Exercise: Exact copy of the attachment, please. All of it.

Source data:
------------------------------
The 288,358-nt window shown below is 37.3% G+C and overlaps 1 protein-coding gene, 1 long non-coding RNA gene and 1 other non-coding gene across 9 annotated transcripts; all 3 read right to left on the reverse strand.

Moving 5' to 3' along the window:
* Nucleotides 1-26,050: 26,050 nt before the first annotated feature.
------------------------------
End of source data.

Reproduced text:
The 288,358-nt window shown below is 37.3% G+C and overlaps 1 protein-coding gene, 1 long non-coding RNA gene and 1 other non-coding gene across 9 annotated transcripts; all 3 read right to left on the reverse strand.

Moving 5' to 3' along the window:
* Nucleotides 1-26,050: 26,050 nt before the first annotated feature.